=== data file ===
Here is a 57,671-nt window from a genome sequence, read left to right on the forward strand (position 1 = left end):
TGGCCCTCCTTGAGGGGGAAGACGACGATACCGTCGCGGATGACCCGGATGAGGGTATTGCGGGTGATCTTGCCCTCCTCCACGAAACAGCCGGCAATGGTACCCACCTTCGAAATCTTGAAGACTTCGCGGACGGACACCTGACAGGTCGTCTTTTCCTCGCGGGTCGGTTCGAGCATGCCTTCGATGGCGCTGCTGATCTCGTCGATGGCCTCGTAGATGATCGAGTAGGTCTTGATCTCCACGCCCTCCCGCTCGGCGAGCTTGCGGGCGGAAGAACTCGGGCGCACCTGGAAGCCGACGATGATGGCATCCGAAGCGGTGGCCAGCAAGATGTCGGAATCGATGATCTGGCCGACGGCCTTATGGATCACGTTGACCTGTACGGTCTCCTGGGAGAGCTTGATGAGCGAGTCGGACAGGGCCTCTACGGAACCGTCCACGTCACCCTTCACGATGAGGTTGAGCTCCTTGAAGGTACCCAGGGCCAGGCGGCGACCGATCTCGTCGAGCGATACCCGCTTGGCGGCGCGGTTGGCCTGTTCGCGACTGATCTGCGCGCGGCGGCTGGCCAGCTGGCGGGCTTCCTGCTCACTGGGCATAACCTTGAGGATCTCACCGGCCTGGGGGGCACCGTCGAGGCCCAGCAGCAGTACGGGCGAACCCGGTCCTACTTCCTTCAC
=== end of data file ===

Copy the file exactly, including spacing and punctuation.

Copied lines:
Here is a 57,671-nt window from a genome sequence, read left to right on the forward strand (position 1 = left end):
TGGCCCTCCTTGAGGGGGAAGACGACGATACCGTCGCGGATGACCCGGATGAGGGTATTGCGGGTGATCTTGCCCTCCTCCACGAAACAGCCGGCAATGGTACCCACCTTCGAAATCTTGAAGACTTCGCGGACGGACACCTGACAGGTCGTCTTTTCCTCGCGGGTCGGTTCGAGCATGCCTTCGATGGCGCTGCTGATCTCGTCGATGGCCTCGTAGATGATCGAGTAGGTCTTGATCTCCACGCCCTCCCGCTCGGCGAGCTTGCGGGCGGAAGAACTCGGGCGCACCTGGAAGCCGACGATGATGGCATCCGAAGCGGTGGCCAGCAAGATGTCGGAATCGATGATCTGGCCGACGGCCTTATGGATCACGTTGACCTGTACGGTCTCCTGGGAGAGCTTGATGAGCGAGTCGGACAGGGCCTCTACGGAACCGTCCACGTCACCCTTCACGATGAGGTTGAGCTCCTTGAAGGTACCCAGGGCCAGGCGGCGACCGATCTCGTCGAGCGATACCCGCTTGGCGGCGCGGTTGGCCTGTTCGCGACTGATCTGCGCGCGGCGGCTGGCCAGCTGGCGGGCTTCCTGCTCACTGGGCATAACCTTGAGGATCTCACCGGCCTGGGGGGCACCGTCGAGGCCCAGCAGCAGTACGGGCGAACCCGGTCCTACTTCCTTCAC